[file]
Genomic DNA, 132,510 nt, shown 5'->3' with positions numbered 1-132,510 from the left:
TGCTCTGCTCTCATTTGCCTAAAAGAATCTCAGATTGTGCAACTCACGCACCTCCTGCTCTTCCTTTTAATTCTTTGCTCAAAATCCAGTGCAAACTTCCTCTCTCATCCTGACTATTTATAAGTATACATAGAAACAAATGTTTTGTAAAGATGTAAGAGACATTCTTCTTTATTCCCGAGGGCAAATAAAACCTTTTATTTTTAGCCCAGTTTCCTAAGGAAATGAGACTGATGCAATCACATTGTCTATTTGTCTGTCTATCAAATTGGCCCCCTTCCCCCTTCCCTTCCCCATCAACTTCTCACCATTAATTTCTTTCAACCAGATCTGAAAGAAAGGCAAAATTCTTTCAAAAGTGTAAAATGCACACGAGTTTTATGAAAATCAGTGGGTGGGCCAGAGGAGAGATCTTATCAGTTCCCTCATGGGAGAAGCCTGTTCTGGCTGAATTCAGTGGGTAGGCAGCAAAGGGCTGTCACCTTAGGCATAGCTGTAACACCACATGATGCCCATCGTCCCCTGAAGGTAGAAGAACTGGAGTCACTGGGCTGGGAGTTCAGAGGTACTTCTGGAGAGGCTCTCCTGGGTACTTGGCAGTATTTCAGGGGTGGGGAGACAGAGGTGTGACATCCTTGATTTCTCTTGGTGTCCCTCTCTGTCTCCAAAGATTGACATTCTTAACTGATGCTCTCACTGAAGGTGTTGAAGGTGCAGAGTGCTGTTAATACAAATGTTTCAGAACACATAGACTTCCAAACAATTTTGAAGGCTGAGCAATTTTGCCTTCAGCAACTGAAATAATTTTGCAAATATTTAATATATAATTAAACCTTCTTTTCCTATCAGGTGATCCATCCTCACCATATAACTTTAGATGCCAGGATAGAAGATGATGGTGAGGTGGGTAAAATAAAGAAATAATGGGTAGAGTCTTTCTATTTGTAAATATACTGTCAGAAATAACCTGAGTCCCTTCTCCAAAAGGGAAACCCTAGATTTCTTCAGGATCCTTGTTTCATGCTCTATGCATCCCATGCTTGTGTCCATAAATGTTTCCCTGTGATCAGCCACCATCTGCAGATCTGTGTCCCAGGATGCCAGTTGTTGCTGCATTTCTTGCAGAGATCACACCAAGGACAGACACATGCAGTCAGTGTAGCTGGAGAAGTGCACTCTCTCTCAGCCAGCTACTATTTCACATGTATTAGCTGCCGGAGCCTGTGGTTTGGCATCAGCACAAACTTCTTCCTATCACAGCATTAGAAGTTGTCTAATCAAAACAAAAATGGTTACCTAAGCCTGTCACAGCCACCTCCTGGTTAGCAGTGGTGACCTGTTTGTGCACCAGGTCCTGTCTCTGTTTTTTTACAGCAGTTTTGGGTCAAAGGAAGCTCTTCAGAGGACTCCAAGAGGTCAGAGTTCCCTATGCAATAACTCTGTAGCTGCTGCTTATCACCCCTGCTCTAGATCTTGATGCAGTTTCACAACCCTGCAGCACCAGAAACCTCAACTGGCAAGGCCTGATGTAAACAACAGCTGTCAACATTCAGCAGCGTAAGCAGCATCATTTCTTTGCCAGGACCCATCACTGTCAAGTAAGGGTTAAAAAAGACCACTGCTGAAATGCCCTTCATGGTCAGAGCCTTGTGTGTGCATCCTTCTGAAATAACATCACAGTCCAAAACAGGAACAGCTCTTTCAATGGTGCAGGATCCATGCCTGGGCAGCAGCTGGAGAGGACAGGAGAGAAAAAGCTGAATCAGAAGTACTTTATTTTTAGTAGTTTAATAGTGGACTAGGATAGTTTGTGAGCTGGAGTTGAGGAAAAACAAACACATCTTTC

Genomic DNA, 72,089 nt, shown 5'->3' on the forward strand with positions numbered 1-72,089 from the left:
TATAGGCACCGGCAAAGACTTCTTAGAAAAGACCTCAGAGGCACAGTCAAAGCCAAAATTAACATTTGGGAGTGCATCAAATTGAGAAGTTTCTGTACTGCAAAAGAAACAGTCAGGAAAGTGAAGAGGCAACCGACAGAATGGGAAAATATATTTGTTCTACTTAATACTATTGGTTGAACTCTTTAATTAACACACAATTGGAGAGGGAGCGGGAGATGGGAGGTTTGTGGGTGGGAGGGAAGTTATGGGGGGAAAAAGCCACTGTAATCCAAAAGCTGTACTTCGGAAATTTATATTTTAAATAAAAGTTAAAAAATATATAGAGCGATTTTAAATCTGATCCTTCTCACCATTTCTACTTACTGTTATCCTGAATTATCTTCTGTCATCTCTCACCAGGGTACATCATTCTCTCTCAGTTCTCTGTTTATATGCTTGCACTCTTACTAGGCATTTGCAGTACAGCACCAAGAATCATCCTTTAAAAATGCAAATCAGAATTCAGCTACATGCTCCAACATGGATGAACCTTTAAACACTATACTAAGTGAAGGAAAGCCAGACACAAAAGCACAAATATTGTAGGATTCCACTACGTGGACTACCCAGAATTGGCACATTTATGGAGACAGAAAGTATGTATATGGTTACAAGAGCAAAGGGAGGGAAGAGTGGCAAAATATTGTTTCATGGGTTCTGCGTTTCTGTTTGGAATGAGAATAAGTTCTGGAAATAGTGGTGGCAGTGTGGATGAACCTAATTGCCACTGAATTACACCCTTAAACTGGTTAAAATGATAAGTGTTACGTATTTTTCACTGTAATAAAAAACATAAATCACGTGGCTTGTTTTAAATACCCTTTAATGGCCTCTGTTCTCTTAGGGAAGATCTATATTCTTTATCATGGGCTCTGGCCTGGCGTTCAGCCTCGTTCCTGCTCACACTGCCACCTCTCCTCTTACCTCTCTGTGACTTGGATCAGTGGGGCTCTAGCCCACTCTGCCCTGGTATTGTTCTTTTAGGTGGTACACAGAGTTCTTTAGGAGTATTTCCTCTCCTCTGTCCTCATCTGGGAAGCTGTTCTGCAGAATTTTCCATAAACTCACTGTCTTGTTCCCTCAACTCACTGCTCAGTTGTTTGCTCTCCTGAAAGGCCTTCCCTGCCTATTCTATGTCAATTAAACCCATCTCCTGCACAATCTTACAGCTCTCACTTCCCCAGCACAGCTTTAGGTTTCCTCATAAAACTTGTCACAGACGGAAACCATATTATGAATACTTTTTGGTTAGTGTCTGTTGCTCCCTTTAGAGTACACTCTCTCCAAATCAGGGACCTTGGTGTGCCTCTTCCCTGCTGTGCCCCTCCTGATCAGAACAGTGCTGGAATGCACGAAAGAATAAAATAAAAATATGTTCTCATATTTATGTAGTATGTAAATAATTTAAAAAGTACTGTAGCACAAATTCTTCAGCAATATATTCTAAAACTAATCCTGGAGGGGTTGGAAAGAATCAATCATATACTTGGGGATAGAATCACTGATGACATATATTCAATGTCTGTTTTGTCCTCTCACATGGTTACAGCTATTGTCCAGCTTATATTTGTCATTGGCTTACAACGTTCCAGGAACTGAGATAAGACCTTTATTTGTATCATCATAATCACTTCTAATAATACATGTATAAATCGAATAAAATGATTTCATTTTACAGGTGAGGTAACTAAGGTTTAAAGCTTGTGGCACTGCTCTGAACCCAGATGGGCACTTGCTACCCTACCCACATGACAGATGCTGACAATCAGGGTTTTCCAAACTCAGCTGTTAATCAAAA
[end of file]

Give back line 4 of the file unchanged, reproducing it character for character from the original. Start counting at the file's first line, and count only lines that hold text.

TATAGGCACCGGCAAAGACTTCTTAGAAAAGACCTCAGAGGCACAGTCAAAGCCAAAATTAACATTTGGGAGTGCATCAAATTGAGAAGTTTCTGTACTGCAAAAGAAACAGTCAGGAAAGTGAAGAGGCAACCGACAGAATGGGAAAATATATTTGTTCTACTTAATACTATTGGTTGAACTCTTTAATTAACACACAATTGGAGAGGGAGCGGGAGATGGGAGGTTTGTGGGTGGGAGGGAAGTTATGGGGGGAAAAAGCCACTGTAATCCAAAAGCTGTACTTCGGAAATTTATATTTTAAATAAAAGTTAAAAAATATATAGAGCGATTTTAAATCTGATCCTTCTCACCATTTCTACTTACTGTTATCCTGAATTATCTTCTGTCATCTCTCACCAGGGTACATCATTCTCTCTCAGTTCTCTGTTTATATGCTTGCACTCTTACTAGGCATTTGCAGTACAGCACCAAGAATCATCCTTTAAAAATGCAAATCAGAATTCAGCTACATGCTCCAACATGGATGAACCTTTAAACACTATACTAAGTGAAGGAAAGCCAGACACAAAAGCACAAATATTGTAGGATTCCACTACGTGGACTACCCAGAATTGGCACATTTATGGAGACAGAAAGTATGTATATGGTTACAAGAGCAAAGGGAGGGAAGAGTGGCAAAATATTGTTTCATGGGTTCTGCGTTTCTGTTTGGAATGAGAATAAGTTCTGGAAATAGTGGTGGCAGTGTGGATGAACCTAATTGCCACTGAATTACACCCTTAAACTGGTTAAAATGATAAGTGTTACGTATTTTTCACTGTAATAAAAAACATAAATCACGTGGCTTGTTTTAAATACCCTTTAATGGCCTCTGTTCTCTTAGGGAAGATCTATATTCTTTATCATGGGCTCTGGCCTGGCGTTCAGCCTCGTTCCTGCTCACACTGCCACCTCTCCTCTTACCTCTCTGTGACTTGGATCAGTGGGGCTCTAGCCCACTCTGCCCTGGTATTGTTCTTTTAGGTGGTACACAGAGTTCTTTAGGAGTATTTCCTCTCCTCTGTCCTCATCTGGGAAGCTGTTCTGCAGAATTTTCCATAAACTCACTGTCTTGTTCCCTCAACTCACTGCTCAGTTGTTTGCTCTCCTGAAAGGCCTTCCCTGCCTATTCTATGTCAATTAAACCCATCTCCTGCACAATCTTACAGCTCTCACTTCCCCAGCACAGCTTTAGGTTTCCTCATAAAACTTGTCACAGACGGAAACCATATTATGAATACTTTTTGGTTAGTGTCTGTTGCTCCCTTTAGAGTACACTCTCTCCAAATCAGGGACCTTGGTGTGCCTCTTCCCTGCTGTGCCCCTCCTGATCAGAACAGTGCTGGAATGCACGAAAGAATAAAATAAAAATATGTTCTCATATTTATGTAGTATGTAAATAATTTAAAAAGTACTGTAGCACAAATTCTTCAGCAATATATTCTAAAACTAATCCTGGAGGGGTTGGAAAGAATCAATCATATACTTGGGGATAGAATCACTGATGACATATATTCAATGTCTGTTTTGTCCTCTCACATGGTTACAGCTATTGTCCAGCTTATATTTGTCATTGGCTTACAACGTTCCAGGAACTGAGATAAGACCTTTATTTGTATCATCATAATCACTTCTAATAATACATGTATAAATCGAATAAAATGATTTCATTTTACAGGTGAGGTAACTAAGGTTTAAAGCTTGTGGCACTGCTCTGAACCCAGATGGGCACTTGCTACCCTACCCACATGACAGATGCTGACAATCAGGGTTTTCCAAACTCAGCTGTTAATCAAAA